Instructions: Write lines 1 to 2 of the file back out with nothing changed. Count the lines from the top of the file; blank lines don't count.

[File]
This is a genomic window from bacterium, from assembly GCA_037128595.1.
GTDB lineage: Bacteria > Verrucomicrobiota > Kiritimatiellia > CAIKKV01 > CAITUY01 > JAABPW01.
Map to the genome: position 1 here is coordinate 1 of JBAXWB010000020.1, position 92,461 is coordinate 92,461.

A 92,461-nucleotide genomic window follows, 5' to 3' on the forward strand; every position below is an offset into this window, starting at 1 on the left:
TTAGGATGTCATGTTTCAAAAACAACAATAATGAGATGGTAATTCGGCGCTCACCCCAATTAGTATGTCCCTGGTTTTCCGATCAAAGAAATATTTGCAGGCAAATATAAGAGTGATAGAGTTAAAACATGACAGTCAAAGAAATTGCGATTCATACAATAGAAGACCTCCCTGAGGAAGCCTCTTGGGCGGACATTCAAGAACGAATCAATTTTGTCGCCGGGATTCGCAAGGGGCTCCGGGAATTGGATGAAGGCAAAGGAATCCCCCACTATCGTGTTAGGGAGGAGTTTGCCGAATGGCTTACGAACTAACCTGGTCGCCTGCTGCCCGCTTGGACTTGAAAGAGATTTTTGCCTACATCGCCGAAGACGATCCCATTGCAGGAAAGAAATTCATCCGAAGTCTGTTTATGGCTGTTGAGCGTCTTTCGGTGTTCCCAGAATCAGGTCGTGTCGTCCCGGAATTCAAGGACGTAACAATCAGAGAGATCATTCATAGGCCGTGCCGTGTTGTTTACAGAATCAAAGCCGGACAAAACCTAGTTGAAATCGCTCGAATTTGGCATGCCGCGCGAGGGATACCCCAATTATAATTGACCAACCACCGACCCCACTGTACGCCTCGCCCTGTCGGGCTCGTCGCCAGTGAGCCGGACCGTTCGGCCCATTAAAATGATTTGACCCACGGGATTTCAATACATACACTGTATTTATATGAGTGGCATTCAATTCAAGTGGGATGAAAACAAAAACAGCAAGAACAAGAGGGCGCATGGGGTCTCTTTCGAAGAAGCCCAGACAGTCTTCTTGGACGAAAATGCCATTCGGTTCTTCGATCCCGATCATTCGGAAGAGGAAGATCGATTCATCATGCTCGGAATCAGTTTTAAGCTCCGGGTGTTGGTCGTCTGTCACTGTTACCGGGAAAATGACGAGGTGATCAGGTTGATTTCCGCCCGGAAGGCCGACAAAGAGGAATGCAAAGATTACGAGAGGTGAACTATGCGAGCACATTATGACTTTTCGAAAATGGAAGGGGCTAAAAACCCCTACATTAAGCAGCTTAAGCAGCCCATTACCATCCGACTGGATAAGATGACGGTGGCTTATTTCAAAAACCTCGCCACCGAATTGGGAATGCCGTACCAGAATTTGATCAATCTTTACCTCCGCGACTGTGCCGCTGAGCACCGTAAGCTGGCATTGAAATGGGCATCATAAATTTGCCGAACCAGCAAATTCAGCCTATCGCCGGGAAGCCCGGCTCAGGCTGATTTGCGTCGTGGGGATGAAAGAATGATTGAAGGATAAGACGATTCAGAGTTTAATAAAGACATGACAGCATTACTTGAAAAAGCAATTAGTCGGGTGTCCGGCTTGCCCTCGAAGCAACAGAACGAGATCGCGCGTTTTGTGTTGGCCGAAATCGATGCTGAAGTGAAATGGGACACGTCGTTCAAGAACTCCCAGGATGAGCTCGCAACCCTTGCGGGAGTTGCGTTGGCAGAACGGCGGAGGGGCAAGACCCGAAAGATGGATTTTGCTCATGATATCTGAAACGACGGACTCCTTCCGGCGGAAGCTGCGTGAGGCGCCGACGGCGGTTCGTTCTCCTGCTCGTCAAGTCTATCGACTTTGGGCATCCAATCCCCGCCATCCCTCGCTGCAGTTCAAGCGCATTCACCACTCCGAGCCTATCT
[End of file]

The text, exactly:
This is a genomic window from bacterium, from assembly GCA_037128595.1.
GTDB lineage: Bacteria > Verrucomicrobiota > Kiritimatiellia > CAIKKV01 > CAITUY01 > JAABPW01.